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Although there is a significant difference in hemoglobin before surgery, there was no significant difference between the two groups on follow-up at 1st and 3rd month. No significant drop in Hemoglobin levels in both groups in preoperative, post operative and follow up periods indicating no significant risk of bleeding with antithrombotic therapy [Table 9].
Table 9: Hemoglobin

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  Discussion Top


In the present study, there was significant difference in ABI and TcPO2 in the immediate post-OP period between the two groups; however, no significant difference or worsening was observed in ABI and TcPO2 within the same group on follow-up of up to 6 months, indicating maintenance of primary patency. There was no significant difference in the incidence of MALE and MACE between the two group and can safely infer the efficacy of dual antithrombotics in preventing these occurrences. The wound healing was comparable between the two groups and no significant difference. There was no patient who suffered from major bleeding, while a few patients had minor bleeding, which was self-limiting and no significant difference between the two groups. The hemoglobin levels measured throughout the follow-up was consistent, and there was no drop in levels indicating no internal blood loss. Hence, the antithrombotics could be used safely with no major concerns in terms of bleeding. There was no significant difference between the two groups in the investigation panel for serum creatinine and LFTs, and hence, the dual antithrombotic did not cause any organ dysfunction.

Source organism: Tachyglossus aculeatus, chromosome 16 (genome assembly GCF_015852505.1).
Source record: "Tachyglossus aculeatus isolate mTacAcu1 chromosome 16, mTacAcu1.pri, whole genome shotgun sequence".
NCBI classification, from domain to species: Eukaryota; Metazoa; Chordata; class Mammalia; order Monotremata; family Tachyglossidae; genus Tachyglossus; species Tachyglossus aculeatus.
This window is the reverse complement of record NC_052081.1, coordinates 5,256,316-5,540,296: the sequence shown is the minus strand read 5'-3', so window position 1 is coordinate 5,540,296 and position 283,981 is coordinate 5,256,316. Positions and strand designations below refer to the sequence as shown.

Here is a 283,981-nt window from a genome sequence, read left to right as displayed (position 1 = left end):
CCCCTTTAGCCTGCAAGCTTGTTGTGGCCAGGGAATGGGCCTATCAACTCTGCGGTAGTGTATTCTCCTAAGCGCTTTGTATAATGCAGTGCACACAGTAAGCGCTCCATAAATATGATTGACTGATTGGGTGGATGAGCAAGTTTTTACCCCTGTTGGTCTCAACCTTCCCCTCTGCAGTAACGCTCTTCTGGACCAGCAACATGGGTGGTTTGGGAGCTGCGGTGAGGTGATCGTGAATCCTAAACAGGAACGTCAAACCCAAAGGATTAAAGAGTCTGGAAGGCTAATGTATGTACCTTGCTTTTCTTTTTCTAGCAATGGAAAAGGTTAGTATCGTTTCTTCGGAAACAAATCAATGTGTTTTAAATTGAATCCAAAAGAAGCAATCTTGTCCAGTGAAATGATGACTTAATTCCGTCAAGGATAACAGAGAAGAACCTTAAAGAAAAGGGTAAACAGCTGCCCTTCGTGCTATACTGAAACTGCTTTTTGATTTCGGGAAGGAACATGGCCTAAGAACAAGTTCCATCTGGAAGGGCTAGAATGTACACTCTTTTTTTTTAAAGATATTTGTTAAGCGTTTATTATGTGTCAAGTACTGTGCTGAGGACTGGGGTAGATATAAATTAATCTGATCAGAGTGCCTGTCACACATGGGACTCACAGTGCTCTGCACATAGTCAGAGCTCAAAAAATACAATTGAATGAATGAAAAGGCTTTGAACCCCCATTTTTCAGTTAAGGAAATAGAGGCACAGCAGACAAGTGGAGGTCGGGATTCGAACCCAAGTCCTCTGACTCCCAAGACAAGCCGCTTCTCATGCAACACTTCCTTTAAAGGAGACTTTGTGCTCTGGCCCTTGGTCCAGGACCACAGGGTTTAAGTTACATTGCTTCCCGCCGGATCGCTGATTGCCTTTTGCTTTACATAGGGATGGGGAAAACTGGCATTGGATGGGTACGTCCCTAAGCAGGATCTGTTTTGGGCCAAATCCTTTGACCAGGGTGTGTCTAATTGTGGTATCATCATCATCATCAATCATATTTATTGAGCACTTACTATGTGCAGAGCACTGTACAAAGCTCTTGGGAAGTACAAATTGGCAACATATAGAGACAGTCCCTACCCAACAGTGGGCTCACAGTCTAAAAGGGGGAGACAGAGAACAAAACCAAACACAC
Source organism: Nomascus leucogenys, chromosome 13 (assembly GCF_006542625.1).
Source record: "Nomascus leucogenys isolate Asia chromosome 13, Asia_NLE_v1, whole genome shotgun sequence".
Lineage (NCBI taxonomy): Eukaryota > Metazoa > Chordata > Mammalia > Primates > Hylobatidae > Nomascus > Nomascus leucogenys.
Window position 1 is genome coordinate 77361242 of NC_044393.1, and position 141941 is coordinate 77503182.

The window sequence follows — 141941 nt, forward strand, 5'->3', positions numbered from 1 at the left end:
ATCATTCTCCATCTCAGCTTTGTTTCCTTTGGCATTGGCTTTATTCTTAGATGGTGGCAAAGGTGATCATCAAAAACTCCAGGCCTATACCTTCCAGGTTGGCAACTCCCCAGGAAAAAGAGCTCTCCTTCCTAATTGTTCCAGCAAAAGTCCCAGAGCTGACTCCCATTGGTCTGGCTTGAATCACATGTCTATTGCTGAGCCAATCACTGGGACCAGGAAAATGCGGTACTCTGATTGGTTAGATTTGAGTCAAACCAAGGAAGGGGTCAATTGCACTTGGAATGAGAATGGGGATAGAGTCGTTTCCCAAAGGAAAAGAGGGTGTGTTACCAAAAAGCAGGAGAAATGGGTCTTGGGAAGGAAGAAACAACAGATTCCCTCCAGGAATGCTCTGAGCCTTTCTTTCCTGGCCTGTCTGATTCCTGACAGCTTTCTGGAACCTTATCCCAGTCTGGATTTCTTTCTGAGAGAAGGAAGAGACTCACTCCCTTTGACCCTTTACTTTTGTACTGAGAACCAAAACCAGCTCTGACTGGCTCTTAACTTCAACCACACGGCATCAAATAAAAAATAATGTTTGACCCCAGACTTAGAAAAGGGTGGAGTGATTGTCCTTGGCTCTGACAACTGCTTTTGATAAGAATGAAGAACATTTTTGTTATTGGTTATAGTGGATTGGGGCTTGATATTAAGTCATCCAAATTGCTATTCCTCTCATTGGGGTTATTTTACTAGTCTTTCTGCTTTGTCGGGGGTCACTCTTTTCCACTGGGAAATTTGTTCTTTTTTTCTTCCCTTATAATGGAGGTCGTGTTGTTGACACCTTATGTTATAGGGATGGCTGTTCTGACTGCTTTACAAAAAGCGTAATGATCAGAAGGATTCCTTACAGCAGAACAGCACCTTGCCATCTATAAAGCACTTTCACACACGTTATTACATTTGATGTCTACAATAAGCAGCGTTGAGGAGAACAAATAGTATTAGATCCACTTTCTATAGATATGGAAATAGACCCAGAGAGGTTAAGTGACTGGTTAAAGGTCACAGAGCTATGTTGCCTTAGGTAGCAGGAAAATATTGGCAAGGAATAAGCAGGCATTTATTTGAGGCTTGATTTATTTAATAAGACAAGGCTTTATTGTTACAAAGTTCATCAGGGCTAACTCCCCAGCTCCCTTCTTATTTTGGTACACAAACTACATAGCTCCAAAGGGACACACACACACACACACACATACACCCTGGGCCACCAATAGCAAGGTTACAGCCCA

In the RIVAL-PAD study, i.e., a Phase 2 study with 10 patients in RA group and 10 patients in the CA group, there were no significant baseline differences with respect to ABI (0.67 vs. 0.61, respectively) in the RA group and CA group.[4]

In the COMPASS study, compared with those participants randomized to aspirin alone, participants randomized to receive RA combination were less likely to suffer a MALE (2.6% vs. 1.5%; hazard ratios 0.57; 95% confidence interval [CI]: 0.37–0.88; P = 0.01). Total and major amputations were also reduced by 58% (95% CI: 15%–79%) and 67% (95% CI: 8%–88%), respectively.[5]